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Ed-Op Cartoons are “A Relic of a Bygone Era”

Last month Jennifer Grygiel advocated that the ease of creating and distributing political memes made it a superior editorial single-shot image than the pen and ink cartoon. With the New York Times canceling the use of one panel editorial cartoons, Jennifer returns to say – so what?
Again championing the meme over the cartoon.

As a scholar who studies social media and memetics, I wonder if political cartoons are the best way to connect with today’s diverse readership. Many crave searing, cutting political commentary – and they’re finding it in internet memes.

What if internet memes were elevated – not only as a serious art form but also as an important form of editorializing that’s worthy of appearing alongside the traditional cartoon?


Newspapers and magazine editors still rely on political cartoons to capture readers’ attention and to deliver some lighter material alongside heavier news stories. The need for this content isn’t going away, nor is the need for forms of communication that challenge governments and open up important public discussions – a role the political cartoonist has long held.

But in many ways, political cartooning can seem like a relic of a bygone era.

Jennifer Grygiel, for The Print, argues the everyman meme is as good as the artistic cartoon.

Again, this isn’t to say that traditional political cartoons no longer have a role. But it’s time for publishers to anoint the internet meme as worthy of publication.

After all, the best political commentary is just as likely to be found on Tumblr as the pages of the Times.



In the Portland Press-Herald a letter writer says that editorial cartoonists that compare the N. Y. Times to other, more violent anti-cartoon actors “shows a lack of historical prospective.”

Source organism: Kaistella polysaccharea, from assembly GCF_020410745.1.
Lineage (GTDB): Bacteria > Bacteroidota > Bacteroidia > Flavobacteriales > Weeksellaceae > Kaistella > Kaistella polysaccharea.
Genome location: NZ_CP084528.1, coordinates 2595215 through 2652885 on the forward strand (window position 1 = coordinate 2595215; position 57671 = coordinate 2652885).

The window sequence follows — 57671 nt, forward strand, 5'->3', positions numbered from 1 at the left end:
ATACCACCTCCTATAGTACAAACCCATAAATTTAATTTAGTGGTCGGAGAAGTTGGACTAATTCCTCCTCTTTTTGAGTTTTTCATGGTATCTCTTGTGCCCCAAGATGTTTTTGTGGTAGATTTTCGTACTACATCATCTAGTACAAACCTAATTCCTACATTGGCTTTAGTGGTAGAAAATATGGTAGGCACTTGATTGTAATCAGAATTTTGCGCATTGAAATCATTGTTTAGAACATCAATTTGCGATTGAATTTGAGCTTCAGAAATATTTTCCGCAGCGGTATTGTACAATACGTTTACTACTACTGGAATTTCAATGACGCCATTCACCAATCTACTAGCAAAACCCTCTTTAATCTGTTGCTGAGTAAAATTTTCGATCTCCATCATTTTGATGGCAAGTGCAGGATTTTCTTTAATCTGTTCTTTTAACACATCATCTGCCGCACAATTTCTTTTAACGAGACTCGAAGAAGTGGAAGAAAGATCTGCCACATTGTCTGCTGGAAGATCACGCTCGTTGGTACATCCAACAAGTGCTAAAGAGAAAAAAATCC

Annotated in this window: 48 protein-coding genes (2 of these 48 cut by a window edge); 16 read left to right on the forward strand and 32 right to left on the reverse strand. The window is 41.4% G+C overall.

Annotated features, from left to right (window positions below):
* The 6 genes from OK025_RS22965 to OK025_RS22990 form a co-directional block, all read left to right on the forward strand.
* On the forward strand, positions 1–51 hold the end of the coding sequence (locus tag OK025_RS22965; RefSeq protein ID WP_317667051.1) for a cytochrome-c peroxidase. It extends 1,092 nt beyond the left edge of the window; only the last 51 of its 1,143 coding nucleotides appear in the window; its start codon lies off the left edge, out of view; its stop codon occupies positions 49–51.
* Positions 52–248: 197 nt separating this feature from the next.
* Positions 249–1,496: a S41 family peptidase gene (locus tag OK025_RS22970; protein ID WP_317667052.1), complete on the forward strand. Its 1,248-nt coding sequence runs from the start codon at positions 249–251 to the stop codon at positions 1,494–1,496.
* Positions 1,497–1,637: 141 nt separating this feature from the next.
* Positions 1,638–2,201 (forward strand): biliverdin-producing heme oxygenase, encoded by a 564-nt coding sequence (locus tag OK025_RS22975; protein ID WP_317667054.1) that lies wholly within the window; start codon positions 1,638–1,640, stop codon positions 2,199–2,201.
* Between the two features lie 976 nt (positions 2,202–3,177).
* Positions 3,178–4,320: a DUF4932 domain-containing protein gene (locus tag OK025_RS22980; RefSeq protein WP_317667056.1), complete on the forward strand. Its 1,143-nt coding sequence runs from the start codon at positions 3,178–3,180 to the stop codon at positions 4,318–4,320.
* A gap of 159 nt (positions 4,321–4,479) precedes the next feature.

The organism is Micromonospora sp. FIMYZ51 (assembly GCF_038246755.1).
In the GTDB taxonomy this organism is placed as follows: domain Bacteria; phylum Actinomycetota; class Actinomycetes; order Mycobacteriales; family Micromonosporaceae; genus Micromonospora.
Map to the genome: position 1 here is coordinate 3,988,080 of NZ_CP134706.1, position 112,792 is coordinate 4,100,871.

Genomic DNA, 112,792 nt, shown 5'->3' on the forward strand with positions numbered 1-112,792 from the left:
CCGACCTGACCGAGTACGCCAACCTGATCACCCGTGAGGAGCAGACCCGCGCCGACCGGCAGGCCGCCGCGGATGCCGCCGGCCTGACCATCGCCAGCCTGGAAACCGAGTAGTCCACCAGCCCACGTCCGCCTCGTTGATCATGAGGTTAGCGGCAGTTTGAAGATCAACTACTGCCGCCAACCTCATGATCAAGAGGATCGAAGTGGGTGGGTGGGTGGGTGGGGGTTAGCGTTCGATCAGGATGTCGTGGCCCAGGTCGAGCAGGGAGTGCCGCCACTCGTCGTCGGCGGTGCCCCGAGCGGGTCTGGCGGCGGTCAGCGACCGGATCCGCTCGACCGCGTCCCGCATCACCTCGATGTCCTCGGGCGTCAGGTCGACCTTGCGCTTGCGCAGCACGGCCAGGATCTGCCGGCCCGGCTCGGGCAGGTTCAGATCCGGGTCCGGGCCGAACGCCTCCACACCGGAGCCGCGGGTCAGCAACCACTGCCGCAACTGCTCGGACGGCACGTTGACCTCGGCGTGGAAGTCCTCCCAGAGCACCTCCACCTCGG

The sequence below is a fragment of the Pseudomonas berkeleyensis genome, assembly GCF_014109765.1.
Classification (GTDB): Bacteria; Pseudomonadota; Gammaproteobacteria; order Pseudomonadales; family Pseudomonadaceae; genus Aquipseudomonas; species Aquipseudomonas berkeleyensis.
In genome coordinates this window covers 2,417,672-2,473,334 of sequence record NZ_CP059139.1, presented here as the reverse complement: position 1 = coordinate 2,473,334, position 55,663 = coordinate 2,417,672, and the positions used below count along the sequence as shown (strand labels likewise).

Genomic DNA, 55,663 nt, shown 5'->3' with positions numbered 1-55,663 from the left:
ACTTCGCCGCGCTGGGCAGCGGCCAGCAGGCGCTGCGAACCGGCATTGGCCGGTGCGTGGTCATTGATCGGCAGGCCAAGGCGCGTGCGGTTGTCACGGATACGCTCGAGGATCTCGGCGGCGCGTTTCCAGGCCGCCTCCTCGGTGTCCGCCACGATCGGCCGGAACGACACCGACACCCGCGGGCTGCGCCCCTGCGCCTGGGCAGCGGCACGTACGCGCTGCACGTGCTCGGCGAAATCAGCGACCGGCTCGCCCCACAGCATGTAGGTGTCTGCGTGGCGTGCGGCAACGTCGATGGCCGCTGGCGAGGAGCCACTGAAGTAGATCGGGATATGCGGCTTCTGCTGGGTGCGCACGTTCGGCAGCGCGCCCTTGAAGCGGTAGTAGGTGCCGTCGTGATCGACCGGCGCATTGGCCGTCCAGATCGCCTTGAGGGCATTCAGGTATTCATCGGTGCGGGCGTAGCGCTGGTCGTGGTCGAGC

Political cartoons are a powerful force that should be wielded judiciously, with the full knowledge of their impact on public opinion.



Elsewhere it’s mentioned that the Times cartoon ban ain’t no big thing – it is just the continuation of a decades long slide from staff cartooning to a global web-based “gig” economy-like freelance status.

But this decision should be seen less an overreaction by a newspaper frightened of (of all things) bad press, than a wake-up call. It’s a moment to acknowledge the new realities of cartooning, globally. As The Times’ editors have asserted, this has been a long time coming.

Indeed, the writing has been on the wall for at least a decade. The hallowed cartooning traditions of the 20th century cannot continue without facing up to fundamental changes in the industry. Although this decision doesn’t spell the end of cartooning as we know it, this may very well be a tipping point for the global cartooning industry.

above: Tjeerd Royaards


Cartoonists wedded to the old-school, in-house ways of the 20th century can throw tantrums about free speech as much as they like. If they do not recognise the way the world has changed – and is changing – then they will be left behind as their profession moves forward.

History is not on their side. Just as 18th-century copperplate engravings were replaced by lithograph prints, and standalone caricatures were replaced by cartoons in 19th-century humour magazines, and they in turn by 20th-century newspaper cartoons, the web cartoon has well and truly arrived in the 21st century.

Only a brief, passing mention of the loss of a steady income for the cartoonists:

That comes at a cost: job security, a greater reliance on volunteer labour, and a decline in professionalism. But it’s where the future lies.

Richard Scully, at The Conversation, let’s us know the creative types will soldier on.

But beyond this one paper, cartooning will continue. Talented artists will continue to create brilliant comments on the news of the day; less talented amateurs can always knock up a truly witty meme. Check your Facebook or Twitter feed – there’s more cartooning happening now than ever.




Community Comments

#1 JP Trostle
@ 4:16 pm

Using the same logic as this ivory tower academic, teaching should be crowdsourced, and professors replaced with students using Google. So. Much. Faster!

#2 TVC15
@ 5:45 pm


Everything my generation does is better than you … said EVERY SINGLE GENERATION!

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